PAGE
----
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In Prison – but out of Prison, in Indonesia

By: Norbert Klein Posted: January-26-2011 in
Norbert Klein

The Mirror, Vol. 15, No. 701

On 16.1.2011, The Mirror carried a report about a former head of the provincial police of Ratanakiri who should be in prison – convicted for 13 years – but who was reported to have been out of prison, driving a car, and seriously injuring three persons.

The last report I had read was a claim by local officials, saying that investigations are still going on, including doubts that the convict was driving the car – contrary to the claims by several witnesses. Maybe the story will be picked up later.

A similar story which had been reported in The Jakarta Globe on the same day of 16.1.2011 relates to a former tax official, Gayus Tambunan, convicted and imprisoned for embezzlement, who had been caught on a photograph, showing that he was watching an international tennis tournament in Bali. After his new arrest, it was revealed that he had also traveled to Kuala Lumpur, Macau, and Singapore, after bribing prison guards to let him out.

This story of embezzlement, and bribes to get out of prison, might not have received wide national attention, if another culprit, Bona Paputungan, serving time in a prison for domestic violence, would not have made a song which is now on the Internet and on radio, where he comments on the justice system, corrupted by money. The message is all over the media.

Click on the following link to see the video:

A rough translation of the song “Andai Aku Gayus” from the Indonesian original:

  • On 11 March, I went to prison,
    For my first detention, sentenced.
    Life in prison was hard,
    I withered away, thinking a lot of what I had done.
    We are weak who have no power to do anything about it.
    We cannot do what those who are corrupt can do:


  • If I were Gayus Tambunan I could go to Bali,
    All my wishes would be fulfilled.
    It is strange that in this country justice can be bought.
    Those who cannot afford it can only surrender.

    On 7 October I came free from jail,
    I breathe fresh air, no more suffering.
    O brothers and best friends:
    Do your best, do not go into the wrong direction.


  • Let us all remember this,
    Bitter memories of this life.
    If I were Gayus Tambunan I could go to Bali,
    All my wishes would be fulfilled.
    It is strange that in this country justice can be bought.
    Those who cannot afford it can only surrender.

Very recently, Bona Paputungan filed a police report after having received threatening phone calls that claim to come from a member of the police, after he had been interviewed on TV. “I felt threatened so I reported it to the police, accompanied by some journalists who overheard the phone call,” he said. “The caller said my song had caused a disturbance across the country.”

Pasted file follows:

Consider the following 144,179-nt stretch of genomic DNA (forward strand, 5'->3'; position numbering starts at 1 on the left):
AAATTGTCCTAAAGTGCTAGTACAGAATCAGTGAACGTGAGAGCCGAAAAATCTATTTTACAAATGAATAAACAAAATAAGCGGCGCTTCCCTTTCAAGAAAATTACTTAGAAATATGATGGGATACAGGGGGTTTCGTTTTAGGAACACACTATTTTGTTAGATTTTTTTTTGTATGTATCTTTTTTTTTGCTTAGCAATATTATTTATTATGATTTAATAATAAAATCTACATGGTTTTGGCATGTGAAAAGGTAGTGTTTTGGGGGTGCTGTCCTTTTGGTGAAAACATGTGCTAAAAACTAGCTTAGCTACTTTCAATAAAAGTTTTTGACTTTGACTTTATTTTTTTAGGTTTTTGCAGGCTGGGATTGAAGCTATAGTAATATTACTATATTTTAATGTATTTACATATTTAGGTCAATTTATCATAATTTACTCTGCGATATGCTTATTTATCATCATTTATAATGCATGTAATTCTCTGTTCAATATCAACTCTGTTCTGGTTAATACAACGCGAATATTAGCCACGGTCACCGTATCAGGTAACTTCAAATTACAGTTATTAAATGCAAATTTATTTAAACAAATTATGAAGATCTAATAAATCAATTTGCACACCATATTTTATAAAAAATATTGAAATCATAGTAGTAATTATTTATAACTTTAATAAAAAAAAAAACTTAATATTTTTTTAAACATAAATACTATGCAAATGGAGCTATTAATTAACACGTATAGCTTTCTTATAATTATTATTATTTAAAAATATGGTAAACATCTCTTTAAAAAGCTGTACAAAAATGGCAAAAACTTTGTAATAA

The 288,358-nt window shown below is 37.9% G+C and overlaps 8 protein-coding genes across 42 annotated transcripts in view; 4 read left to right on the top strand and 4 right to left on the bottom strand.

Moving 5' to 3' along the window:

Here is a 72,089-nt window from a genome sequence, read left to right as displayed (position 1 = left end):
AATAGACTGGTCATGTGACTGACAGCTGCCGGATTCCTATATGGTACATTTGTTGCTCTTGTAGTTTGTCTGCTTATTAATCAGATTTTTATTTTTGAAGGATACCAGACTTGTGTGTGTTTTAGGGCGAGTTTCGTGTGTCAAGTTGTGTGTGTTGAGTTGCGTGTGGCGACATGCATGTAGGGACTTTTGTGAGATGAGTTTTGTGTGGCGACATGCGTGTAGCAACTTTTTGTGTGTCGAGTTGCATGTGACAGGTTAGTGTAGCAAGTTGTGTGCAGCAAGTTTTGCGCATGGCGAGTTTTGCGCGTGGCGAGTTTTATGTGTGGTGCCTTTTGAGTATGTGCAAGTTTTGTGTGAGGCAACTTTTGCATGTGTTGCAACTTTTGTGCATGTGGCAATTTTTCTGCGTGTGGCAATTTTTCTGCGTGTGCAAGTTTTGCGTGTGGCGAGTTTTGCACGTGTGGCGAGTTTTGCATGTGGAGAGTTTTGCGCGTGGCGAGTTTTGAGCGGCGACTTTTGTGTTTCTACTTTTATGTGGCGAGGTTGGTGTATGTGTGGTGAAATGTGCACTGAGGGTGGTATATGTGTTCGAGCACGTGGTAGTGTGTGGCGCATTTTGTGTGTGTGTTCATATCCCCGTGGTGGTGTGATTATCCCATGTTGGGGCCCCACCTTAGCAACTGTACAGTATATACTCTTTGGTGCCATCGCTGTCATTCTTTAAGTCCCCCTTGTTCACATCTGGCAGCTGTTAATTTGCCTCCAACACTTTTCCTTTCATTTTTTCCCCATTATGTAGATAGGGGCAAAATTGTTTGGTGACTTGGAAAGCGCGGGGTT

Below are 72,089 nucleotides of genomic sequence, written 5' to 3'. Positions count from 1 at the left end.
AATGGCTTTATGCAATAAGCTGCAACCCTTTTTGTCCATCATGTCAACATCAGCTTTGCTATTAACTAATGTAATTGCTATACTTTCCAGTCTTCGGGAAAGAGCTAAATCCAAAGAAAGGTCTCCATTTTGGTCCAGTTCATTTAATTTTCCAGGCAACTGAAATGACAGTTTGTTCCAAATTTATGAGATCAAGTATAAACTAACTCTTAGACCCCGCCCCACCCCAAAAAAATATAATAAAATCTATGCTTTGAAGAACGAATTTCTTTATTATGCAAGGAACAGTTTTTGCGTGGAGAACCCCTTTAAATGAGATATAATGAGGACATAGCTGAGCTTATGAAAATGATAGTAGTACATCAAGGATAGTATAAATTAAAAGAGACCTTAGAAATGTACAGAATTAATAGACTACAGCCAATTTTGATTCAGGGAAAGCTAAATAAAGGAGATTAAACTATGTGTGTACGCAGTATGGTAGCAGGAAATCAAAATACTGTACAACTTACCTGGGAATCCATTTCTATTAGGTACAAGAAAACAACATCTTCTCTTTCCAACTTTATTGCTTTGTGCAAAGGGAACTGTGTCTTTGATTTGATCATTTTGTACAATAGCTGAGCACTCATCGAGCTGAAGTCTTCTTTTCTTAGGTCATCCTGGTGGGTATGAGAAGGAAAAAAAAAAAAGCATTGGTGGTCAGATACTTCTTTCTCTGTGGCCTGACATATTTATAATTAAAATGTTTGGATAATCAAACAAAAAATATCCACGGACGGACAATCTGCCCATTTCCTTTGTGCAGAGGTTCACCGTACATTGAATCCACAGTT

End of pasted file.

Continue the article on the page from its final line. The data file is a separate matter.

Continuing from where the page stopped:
Why is it disturbing a country, when serious problems, disregarding laws and regulations, are brought to public attention? Why is it not taken as a challenge leading to correct what is perceived to be wrong?

The US based organization Human Rights Watch published its World Report 2011. The Cambodia section starts with these words:

Events of 2010

The Cambodian government increased its repression of freedoms of expression, assembly, and association in 2010, tightening the space for civil society to operate.

Prime Minister Hun Sen’s ruling Cambodian People’s Party (CPP) used the judiciary, new laws, and threats of arrest or legal action to restrict free speech, jail government critics, disperse workers and farmers peacefully protesting, and silence opposition party members.

Cambodia also regressed in respecting international rights treaties. In December 2009 the government deported 20 Uighur asylum seekers at risk of torture and mistreatment to China, violating Cambodia’s obligations under the 1951 Refugee Convention. The controversial refoulement took place on the eve of a visit by senior Chinese officials that finalized a massive aid package to Cambodia.

Instead of taking up the specific cases in the report, or some grievances raised in the Cambodian public – where even the Minister of Information called that the confiscation of professional equipment from journalists during a press conference would be permitted only if there were a basis in law or in a court decision – the spokesperson of the Council of Ministers, Mr. Phay Siphan, commented on the Human Rights Watch report , “It’s just rhetoric, not the truth.” And the deputy chairperson of the Human rights committee of Cambodia, Mr. Mak Sambath, is also reported to have rejected the report:

“I completely reject the report. Cambodia is a paradise for expression.”

Norbert KLEIN

This article was first published by The Mirror, Vol. 15, No. 701 – Wednesday, 26.1.2011
Have a look at the last editorial - you can access it directly from the main page of The Mirror.

Norbert Klein is the Editor of The Mirror – The Mirror carries regular reports and comments from Cambodia - More about The Mirror


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